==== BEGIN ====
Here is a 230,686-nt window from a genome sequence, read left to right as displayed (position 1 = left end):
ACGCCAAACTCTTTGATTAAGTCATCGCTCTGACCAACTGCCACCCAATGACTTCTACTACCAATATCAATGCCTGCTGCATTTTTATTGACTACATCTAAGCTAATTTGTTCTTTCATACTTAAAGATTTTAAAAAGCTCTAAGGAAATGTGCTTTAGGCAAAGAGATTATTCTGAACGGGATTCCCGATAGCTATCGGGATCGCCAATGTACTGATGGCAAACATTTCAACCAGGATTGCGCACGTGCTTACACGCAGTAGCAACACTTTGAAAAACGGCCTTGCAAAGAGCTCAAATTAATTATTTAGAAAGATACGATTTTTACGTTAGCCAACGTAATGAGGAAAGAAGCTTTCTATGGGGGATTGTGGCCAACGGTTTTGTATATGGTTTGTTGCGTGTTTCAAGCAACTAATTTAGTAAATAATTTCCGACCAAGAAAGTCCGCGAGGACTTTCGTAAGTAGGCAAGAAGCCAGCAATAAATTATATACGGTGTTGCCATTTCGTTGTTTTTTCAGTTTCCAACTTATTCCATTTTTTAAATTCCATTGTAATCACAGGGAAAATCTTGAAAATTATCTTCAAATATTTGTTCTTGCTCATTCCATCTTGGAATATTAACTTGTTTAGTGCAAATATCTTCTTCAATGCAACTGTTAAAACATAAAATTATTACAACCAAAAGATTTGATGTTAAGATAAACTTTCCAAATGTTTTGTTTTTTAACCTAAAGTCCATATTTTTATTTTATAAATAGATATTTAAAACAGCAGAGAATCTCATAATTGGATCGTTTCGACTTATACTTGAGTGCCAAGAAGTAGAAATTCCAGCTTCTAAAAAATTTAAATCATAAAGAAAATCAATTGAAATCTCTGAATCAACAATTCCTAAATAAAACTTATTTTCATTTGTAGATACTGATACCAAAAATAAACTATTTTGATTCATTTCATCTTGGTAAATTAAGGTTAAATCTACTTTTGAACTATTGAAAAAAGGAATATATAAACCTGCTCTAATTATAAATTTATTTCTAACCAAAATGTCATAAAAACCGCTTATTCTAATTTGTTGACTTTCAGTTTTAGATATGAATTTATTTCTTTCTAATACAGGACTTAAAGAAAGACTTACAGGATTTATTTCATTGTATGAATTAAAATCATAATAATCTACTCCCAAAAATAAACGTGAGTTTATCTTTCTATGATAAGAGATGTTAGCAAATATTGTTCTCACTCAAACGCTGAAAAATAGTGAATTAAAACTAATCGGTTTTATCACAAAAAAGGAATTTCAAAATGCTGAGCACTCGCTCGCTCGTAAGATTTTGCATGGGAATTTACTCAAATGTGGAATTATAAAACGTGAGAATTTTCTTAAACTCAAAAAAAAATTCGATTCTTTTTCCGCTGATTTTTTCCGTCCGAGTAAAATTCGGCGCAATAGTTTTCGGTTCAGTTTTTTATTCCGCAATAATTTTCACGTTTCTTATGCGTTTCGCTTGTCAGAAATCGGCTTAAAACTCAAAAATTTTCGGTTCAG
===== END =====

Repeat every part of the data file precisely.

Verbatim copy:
Here is a 230,686-nt window from a genome sequence, read left to right as displayed (position 1 = left end):
ACGCCAAACTCTTTGATTAAGTCATCGCTCTGACCAACTGCCACCCAATGACTTCTACTACCAATATCAATGCCTGCTGCATTTTTATTGACTACATCTAAGCTAATTTGTTCTTTCATACTTAAAGATTTTAAAAAGCTCTAAGGAAATGTGCTTTAGGCAAAGAGATTATTCTGAACGGGATTCCCGATAGCTATCGGGATCGCCAATGTACTGATGGCAAACATTTCAACCAGGATTGCGCACGTGCTTACACGCAGTAGCAACACTTTGAAAAACGGCCTTGCAAAGAGCTCAAATTAATTATTTAGAAAGATACGATTTTTACGTTAGCCAACGTAATGAGGAAAGAAGCTTTCTATGGGGGATTGTGGCCAACGGTTTTGTATATGGTTTGTTGCGTGTTTCAAGCAACTAATTTAGTAAATAATTTCCGACCAAGAAAGTCCGCGAGGACTTTCGTAAGTAGGCAAGAAGCCAGCAATAAATTATATACGGTGTTGCCATTTCGTTGTTTTTTCAGTTTCCAACTTATTCCATTTTTTAAATTCCATTGTAATCACAGGGAAAATCTTGAAAATTATCTTCAAATATTTGTTCTTGCTCATTCCATCTTGGAATATTAACTTGTTTAGTGCAAATATCTTCTTCAATGCAACTGTTAAAACATAAAATTATTACAACCAAAAGATTTGATGTTAAGATAAACTTTCCAAATGTTTTGTTTTTTAACCTAAAGTCCATATTTTTATTTTATAAATAGATATTTAAAACAGCAGAGAATCTCATAATTGGATCGTTTCGACTTATACTTGAGTGCCAAGAAGTAGAAATTCCAGCTTCTAAAAAATTTAAATCATAAAGAAAATCAATTGAAATCTCTGAATCAACAATTCCTAAATAAAACTTATTTTCATTTGTAGATACTGATACCAAAAATAAACTATTTTGATTCATTTCATCTTGGTAAATTAAGGTTAAATCTACTTTTGAACTATTGAAAAAAGGAATATATAAACCTGCTCTAATTATAAATTTATTTCTAACCAAAATGTCATAAAAACCGCTTATTCTAATTTGTTGACTTTCAGTTTTAGATATGAATTTATTTCTTTCTAATACAGGACTTAAAGAAAGACTTACAGGATTTATTTCATTGTATGAATTAAAATCATAATAATCTACTCCCAAAAATAAACGTGAGTTTATCTTTCTATGATAAGAGATGTTAGCAAATATTGTTCTCACTCAAACGCTGAAAAATAGTGAATTAAAACTAATCGGTTTTATCACAAAAAAGGAATTTCAAAATGCTGAGCACTCGCTCGCTCGTAAGATTTTGCATGGGAATTTACTCAAATGTGGAATTATAAAACGTGAGAATTTTCTTAAACTCAAAAAAAAATTCGATTCTTTTTCCGCTGATTTTTTCCGTCCGAGTAAAATTCGGCGCAATAGTTTTCGGTTCAGTTTTTTATTCCGCAATAATTTTCACGTTTCTTATGCGTTTCGCTTGTCAGAAATCGGCTTAAAACTCAAAAATTTTCGGTTCAG